Monday, June 11, 2018

Hawai`i data shows CO2 at record levels in atmosphere: and growing faster than ever


Annual CO2 growth rate. Source: NOAA, Scripps
Carbon dioxide levels in the atmosphere continue to grow at a record rate, promising that climate change will continue long beyond our lifetimes.

That's from data collected in Hawai`i—at the Mauna Loa Observatory, which has been collecting atmospheric CO2 data for 60 years. 

The Scripps release on the milestone is here.

In May, those levels reached a record high of 411.31 parts per million.

The latest tally was released last week by scientists from Scripps Institution of Oceanography at the University of California San Diego and NOAA.

And despite international efforts to control emissions, they appear to not be effectively under control. The level of emissions is not only continuing to grow, but it's growing faster. It was growing at 1.5-1.6 parts per million in the 1980s through 1990s, but during the past 10 years has been growing at 2.2 parts per million.

“Many of us had hoped to see the rise of CO2 slowing by now, but sadly that isn't the case. It could still happen in the next decade or so if renewables replace enough fossil fuels,” said Scripps CO2 program director Ralph Keeling, whose father Charles Keeling started the Mauna Loa CO2 program in 1958.

But while it's possible to reverse the growth trend in CO2, for species of all kinds, including humans, the future isn’t bright.

“Today's emissions will still be trapping heat in the atmosphere thousands of years from now.” Pieter Tans, lead scientist of NOAA’s Global Greenhouse Gas Reference Network.

With Kilauea volcano erupting continually for so long, many ask if that has a significant impact on atmospheric carbon dioxide. Researchers say it's clear that most of the CO2 change is from fossil fuel use, not the volcano.

And the proximity of Kilauea to Mauna Loa is also not a big factor. The high rate of growth in atmospheric CO2 is not only being observed at Mauna Loa but also at other sites in NOAA’s Global Greenhouse Gas Reference Network.

© Jan TenBruggencate 2018

Thursday, June 7, 2018

Rats can open a window on ancient island environments


It may be hard to think of something rats are good for, but a team of scientists has figured out a unique way to look into the history of Pacific islands—using rats.
(Image: A Pacific rat, Rattus exulans, in a New Zealand government photo.)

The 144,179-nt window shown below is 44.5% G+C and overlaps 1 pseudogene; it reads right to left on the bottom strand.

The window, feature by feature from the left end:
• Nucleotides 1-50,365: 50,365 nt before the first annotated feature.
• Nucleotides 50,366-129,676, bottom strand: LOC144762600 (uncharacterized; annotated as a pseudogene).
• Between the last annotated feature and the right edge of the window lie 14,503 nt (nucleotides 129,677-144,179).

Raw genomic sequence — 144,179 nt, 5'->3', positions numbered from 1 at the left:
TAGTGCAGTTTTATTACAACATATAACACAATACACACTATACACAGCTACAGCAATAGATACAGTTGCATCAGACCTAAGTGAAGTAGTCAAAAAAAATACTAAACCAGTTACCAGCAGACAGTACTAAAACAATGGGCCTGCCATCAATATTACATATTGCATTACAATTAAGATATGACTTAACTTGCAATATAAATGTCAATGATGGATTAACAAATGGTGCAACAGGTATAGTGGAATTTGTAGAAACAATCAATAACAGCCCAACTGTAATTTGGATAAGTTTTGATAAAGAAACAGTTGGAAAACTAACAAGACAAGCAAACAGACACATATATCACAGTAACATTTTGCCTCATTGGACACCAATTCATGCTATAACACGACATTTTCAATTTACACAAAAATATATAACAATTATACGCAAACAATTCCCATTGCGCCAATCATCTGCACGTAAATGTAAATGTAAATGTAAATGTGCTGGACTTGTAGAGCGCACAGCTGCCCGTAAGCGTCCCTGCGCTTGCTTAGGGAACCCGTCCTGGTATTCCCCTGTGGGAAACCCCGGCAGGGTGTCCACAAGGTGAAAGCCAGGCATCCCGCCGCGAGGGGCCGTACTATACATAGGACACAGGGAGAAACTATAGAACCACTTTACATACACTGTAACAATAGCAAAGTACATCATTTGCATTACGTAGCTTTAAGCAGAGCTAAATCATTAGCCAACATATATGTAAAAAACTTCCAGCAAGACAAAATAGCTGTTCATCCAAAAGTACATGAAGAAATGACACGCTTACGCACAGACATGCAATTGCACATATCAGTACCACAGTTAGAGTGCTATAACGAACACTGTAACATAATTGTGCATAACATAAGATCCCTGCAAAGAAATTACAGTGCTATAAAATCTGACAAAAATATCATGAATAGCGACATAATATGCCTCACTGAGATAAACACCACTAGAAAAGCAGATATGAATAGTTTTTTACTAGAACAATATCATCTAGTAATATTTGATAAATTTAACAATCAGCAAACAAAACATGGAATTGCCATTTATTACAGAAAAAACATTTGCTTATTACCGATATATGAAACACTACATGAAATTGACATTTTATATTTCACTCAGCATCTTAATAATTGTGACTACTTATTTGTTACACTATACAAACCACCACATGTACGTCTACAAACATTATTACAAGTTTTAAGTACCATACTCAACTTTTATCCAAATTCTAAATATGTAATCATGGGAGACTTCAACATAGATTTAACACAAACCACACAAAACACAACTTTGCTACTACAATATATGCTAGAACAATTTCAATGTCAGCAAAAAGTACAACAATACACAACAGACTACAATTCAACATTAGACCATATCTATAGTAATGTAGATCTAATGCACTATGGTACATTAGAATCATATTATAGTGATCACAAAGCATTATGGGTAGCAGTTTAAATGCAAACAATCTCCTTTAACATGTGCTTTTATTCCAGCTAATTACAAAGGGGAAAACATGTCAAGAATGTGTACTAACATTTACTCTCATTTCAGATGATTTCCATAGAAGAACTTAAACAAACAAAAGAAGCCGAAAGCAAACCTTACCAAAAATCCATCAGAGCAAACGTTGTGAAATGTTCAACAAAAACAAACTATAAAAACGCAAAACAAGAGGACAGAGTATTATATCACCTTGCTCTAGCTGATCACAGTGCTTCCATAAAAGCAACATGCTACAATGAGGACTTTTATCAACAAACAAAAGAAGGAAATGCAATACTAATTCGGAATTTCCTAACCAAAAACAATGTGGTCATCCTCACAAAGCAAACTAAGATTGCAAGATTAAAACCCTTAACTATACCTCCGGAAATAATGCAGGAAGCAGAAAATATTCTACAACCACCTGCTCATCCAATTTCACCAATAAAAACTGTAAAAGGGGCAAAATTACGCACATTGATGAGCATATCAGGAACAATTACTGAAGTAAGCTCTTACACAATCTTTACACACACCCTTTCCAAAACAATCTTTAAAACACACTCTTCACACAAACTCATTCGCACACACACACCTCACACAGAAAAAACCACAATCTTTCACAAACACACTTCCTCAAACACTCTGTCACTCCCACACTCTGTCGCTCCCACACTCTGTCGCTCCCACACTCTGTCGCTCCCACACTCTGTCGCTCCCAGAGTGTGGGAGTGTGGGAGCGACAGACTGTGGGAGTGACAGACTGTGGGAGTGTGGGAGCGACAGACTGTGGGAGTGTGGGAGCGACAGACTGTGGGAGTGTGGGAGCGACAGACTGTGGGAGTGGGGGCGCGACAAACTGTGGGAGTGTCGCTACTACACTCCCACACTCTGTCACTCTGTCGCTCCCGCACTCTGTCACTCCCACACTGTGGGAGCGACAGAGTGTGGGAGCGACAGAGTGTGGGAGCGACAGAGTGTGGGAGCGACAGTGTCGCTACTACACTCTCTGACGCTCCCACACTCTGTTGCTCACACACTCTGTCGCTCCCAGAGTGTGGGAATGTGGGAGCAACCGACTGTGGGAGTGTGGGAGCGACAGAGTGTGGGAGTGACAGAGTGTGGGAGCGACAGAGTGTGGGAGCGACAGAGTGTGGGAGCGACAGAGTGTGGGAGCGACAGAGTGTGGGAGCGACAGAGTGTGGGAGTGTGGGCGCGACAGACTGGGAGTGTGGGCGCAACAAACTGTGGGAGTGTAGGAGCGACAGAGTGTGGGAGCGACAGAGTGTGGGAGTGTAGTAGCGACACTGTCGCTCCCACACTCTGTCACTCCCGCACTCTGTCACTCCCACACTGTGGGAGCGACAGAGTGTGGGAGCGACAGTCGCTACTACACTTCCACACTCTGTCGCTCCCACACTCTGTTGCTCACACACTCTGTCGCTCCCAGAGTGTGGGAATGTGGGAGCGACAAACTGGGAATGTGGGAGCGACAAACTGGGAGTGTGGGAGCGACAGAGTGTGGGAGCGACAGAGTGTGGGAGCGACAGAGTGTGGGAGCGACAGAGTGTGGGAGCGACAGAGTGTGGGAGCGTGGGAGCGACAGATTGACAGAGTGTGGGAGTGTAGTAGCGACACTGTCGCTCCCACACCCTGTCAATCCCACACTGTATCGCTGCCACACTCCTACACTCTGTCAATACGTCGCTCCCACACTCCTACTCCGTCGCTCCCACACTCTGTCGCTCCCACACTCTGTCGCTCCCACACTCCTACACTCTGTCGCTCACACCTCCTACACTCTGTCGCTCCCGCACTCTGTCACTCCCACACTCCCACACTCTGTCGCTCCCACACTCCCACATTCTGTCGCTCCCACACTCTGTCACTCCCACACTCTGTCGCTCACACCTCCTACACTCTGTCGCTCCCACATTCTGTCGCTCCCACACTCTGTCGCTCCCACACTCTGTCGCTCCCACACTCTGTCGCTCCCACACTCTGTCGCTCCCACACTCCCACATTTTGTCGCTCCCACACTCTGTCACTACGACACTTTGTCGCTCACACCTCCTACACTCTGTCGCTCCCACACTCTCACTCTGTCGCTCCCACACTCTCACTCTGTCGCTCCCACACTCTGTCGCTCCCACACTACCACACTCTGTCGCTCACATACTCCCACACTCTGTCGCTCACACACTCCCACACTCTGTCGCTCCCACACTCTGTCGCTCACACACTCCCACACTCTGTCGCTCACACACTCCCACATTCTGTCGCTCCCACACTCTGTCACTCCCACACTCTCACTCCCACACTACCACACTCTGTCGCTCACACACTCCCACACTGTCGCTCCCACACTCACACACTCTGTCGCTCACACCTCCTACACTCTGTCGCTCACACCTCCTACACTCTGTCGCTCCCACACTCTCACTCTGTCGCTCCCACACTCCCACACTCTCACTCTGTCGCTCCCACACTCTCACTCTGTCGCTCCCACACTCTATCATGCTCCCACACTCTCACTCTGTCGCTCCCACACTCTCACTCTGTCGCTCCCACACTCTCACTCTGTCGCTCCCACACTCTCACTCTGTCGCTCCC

They looked into the bones of rats from ancient archaeological sites, and it turned out that they could extract information from the marrow of rat bones. They were able to figure out what the rats were eating over time, and from that, make assessments about the changing island environment.

A new study on this work was just published in the Proceedings of the National Academy of Sciences. The authors are Jillian Swift, Patrick Roberts and Nicole Boivin of the Max Planck Institute for the Science of Human History, and Patrick Kirch of the Univeristy of California-Berkeley Department of Anthropology. The paper is entitled "Restructuring of nutrient flows in island ecosystems following human colonization evidenced by isotopic analysis of commensal rats."

Some definitions: Isotopes are forms of the same element that have different numbers of neutrons in the nuclei. Isotopic analysis in this instance is studying changes over time in the mix of isotopes of certain elements—in this case carbon and nitrogen. And commensal means living with something, without causing it any particular help or harm—in this case rats living among humans.

When early Polynesians arrived on Pacific islands, they almost always brought Pacific rats with them. People argue over whether that was intentional or not, but it almost always happened. Pacific rats, or Polynesian rats, are Rattus exulans.

And those rats quickly went out on their own, foraging initially in the virgin environment, and later in the environment that humans had created through bringing new plants, slash and burn agriculture and so forth.

"Stable isotope analysis of commensal animals provides an effective proxy for local human environments because these species are closely associated with human activities without being under direct human management," the authors write.

They studied rat bones from archaeological sites in three Polynesian island areas: Mangareva, Ua Huka in the Marquesas and Tikopia far to the west.

They found that their study of rats was able to track dramatic changes in local environments, demonstrating "human land use, intensification and faunal community restructuring."

More specifically, "Our results highlight the large-scale restructuring of nutrient flows in island ecosystems that resulted from human colonization and ecosystem engineering activities on Pacific islands."

This is complicated stuff, and I won't go into details on how the lab work was done, but you can look it up yourself here.

This is data that the authors say is hard to get from standard analysis of early archaeological remains, and it suggests that this kind of stable isotope analysis can help shed more light on how and how quickly humans changed their environments after arriving on Pacific islands.

It is also true that the rats themselves did a lot of that modification of ecosystems—eating birds and insect and seeds and seedlings. But that's all part of the story, since it was humans who brought the rats to these new environments.

© Jan TenBruggencate 2018